USART **stands for “Universal Synchronous Asynchronous Receiver and Transmitter**”.
It is a mode of communication between devices which is serial **in nature, i.e. data units, say a byte is transmitted **one bit at a time. This is unlike parallel modes of transmission where entire data unit, say a byte (8 bits) is transmitted at once.
There are two data lines, RX and TX, which stand for receiver and transmitter, relative to a device.** In normal microcontroller circuits the TTL (Transistor-Transistor Logic) standard** for serial communication is used, where High = +5V, Low = 0V. But computers use RS232 communication standard, the protocol which specifies High = -12V, Low = +12V. This conversion is achieved through a MAX232 integrated circuit. You can make the converter yourself, as detailed below, or you can buy direct USB-to-USART connectors.
Level Conversion Circuit
|4||DB9 Female Connector||1|
|6||USB to Serial Converter||1|
The actual bit-level explanation of data transfer through USART is beyond the scope of this tutorial. We are more interested in the ways to use it through an AVR Microcontroller. The microcontroller has special hardware which can handle the USART module once the data to be transmitted has been sent to it.
The settings to use the USART module is set using certain registers, the information about which is provided in the microcontroller datasheet.
- UDR : USART Data Register : contains the received data or the transmitted data.
- UCSRA / UCSRB / UCSRC : USART Control and Status Registers : used to configure the USART, also stores some status about it.
- **UBRRH / UBRRL : USART Baud Rate Register : **stores a value corresponding the baud rate used. The **baud rate measures the speed of data transmission **in bits per second. We shall use a standard rate of 9600 baud here.
The individual bits in the registers are explained now. Bits of interest are highlighted in bold:
UCSRA: USART Control and Status Register A:
**RXC : **set when the USART has completed receiving a byte from the host (may be your PC) and the program should read it from UDR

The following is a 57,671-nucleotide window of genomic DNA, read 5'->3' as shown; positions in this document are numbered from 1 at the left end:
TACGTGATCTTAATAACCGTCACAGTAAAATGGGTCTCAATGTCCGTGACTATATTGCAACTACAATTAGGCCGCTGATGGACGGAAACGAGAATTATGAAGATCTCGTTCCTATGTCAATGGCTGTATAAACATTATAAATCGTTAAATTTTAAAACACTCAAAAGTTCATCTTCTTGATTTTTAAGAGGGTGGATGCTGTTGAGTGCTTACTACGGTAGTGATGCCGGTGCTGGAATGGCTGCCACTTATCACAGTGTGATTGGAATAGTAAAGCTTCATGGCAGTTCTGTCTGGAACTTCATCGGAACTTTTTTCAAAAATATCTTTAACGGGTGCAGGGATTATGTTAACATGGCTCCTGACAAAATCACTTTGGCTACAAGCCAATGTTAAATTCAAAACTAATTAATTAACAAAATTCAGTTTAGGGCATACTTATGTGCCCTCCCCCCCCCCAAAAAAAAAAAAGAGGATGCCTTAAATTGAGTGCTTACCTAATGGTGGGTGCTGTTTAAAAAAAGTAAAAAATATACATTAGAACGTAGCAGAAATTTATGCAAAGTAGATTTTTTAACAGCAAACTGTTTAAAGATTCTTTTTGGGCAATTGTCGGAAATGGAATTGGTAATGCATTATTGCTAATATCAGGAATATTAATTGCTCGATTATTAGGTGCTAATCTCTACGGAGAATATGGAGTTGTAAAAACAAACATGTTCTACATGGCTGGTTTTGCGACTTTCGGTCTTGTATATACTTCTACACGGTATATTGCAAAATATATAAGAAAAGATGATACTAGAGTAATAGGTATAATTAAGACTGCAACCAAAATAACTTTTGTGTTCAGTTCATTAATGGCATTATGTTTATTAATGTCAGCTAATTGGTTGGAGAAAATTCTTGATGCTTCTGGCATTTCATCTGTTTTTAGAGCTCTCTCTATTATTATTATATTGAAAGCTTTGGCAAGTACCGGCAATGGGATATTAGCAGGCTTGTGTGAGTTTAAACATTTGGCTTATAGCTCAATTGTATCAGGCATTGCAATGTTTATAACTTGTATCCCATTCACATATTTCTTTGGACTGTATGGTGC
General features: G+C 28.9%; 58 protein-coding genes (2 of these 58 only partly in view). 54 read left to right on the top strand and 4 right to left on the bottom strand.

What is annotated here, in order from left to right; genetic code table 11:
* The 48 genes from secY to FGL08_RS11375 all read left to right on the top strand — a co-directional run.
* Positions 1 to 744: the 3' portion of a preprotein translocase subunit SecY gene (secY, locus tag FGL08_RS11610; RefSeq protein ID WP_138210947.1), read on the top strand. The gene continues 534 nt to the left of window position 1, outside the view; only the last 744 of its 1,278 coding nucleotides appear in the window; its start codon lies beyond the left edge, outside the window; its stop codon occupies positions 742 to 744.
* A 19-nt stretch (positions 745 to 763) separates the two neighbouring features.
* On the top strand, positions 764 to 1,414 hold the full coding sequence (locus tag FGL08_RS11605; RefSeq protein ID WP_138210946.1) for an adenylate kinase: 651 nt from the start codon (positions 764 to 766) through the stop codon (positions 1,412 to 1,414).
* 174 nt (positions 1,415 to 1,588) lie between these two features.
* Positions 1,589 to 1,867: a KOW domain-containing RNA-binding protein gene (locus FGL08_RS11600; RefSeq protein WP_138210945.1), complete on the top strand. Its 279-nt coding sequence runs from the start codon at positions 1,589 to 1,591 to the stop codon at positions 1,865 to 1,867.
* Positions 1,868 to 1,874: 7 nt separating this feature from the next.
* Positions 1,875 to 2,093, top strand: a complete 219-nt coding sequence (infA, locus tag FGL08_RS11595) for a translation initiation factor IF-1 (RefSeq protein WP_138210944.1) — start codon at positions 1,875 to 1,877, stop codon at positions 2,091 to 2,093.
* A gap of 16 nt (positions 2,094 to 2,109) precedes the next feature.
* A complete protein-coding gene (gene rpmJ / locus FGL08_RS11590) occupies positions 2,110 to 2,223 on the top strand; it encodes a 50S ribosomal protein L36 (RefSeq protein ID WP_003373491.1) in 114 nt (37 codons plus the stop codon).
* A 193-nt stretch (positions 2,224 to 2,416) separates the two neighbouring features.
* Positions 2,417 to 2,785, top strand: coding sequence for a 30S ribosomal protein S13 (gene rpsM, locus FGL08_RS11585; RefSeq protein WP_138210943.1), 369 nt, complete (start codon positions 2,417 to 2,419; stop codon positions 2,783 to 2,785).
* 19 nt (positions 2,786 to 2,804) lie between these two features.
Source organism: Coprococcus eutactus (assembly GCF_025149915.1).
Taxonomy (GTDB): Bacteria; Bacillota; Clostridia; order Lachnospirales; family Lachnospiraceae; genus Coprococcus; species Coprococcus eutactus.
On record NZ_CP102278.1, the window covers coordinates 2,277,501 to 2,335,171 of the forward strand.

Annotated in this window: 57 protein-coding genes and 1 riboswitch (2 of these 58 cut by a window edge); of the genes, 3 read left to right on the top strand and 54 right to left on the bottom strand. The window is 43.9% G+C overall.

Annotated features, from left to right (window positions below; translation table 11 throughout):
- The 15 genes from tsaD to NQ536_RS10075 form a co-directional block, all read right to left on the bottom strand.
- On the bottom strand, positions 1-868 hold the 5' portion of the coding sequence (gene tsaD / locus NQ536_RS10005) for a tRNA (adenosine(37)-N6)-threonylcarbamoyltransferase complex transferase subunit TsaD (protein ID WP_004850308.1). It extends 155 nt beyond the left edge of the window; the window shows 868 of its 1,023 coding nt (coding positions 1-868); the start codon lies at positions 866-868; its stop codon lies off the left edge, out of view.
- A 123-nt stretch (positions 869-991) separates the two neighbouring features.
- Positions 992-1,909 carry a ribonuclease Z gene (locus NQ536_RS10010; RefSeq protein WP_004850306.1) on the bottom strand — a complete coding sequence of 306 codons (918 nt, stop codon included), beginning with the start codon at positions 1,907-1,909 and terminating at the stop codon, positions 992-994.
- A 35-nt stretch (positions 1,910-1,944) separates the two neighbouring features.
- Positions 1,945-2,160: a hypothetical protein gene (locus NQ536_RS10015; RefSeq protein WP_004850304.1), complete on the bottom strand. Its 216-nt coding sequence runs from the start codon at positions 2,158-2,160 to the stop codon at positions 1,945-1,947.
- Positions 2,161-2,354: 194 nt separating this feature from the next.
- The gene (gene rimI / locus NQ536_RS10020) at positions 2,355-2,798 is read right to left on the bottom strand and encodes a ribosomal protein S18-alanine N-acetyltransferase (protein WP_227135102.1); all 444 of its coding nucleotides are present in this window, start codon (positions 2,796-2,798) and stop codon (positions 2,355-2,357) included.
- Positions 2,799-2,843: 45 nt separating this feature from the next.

**TXC : **set when the USART has completed transmitting a byte to the host and your program can write new data to USART via UDR
UCSRB: USART Control and Status Register B:
RXCIE: Receive Complete Interrupt Enable **- when one, the the associated interrupt is enabled.
**TXCIE: Transmit Complete Interrupt Enable - when one, the the associated interrupt is enabled.
RXEN: Receiver Enable - **when one, the USART receiver is enabled.
**TXEN: Transmitter Enable -when one, the USART transmitter is enabled.
UCSZ2: USART Character Size - Discussed later.
UCSRC: USART Control and Status Register C:
IMPORTANT **: The UCSRC and the UBRRH (discussed below) register shares same address so to determine which register user want to write is decided with the 7th(last) bit of data if its 1 then the data is written to UCSRC else it goes to UBRRH. This seventh bit is called the URSEL: USART Register Select.**
UMSEL: USART Mode Select - This bit selects between asynchronous and synchronous mode. As asynchronous mode is more popular with USART we will be using that. 0 =asynchronous, 1 = synchronous
**UCSZ: USART Character size **- These three bits (one in the UCSRB) selects the number of bits of data that is transmited in each frame. Normally the unit of data in MCU is 8BIT (C type “char”) and this is most widely used so we will go for this. Otherwise you can select 5,6,7,8 or 9 bit frames.
UBRR: USART Baud Rate Register
This register is 16BIT wide so **UBRRH **is the High Byte and **UBRRL **is Low byte. But as we are using C language it is directly available as UBRR and compiler manages the 16BIT access. This register is used by the USART to generate the data transmission at specified speed (say 9600Bps). UBRR value is calculated according to following formula:
Where fosc is your CPU frequency say 16MHz. For a frequency of 16 MHz and baud rate of 9600, the UBRR value should be 103.
Sample AVR Code
Make sure you understand this code and then burn it on the microcontroller. Use C9 and FF as the fuse bits (high and low).
Sample Sender Code
Now we will make a** C++ program to send data through the USB wire and MAX232 circuit **to the microcontroller, so that the corresponding combination of LEDs are lit up. We will include some files in our program to make the sender program simple.
- tserial.h – A header file for starting the serial device
- tserial.cpp – The C++ program that actually initializes the device
- bot_control.h – The file which contains the definitions of the functions which shall be used for the purpose of serial communication [send_data(), startDevice(), stopDevice() etc]
Download these files and include them in your sender program.
- The object comm is of the class serial, which is defined in the bot_control.h file. This class has the member functions which we need to access for starting and closing the communication device, as well as sending data among other tasks.
- The **COM port can be found out by going to the Device Manager **and checking the specifications of the device from there (usually under the Ports drop down). The second parameter is an integer which is the baud-rate or the data transfer rate for the communication protocol.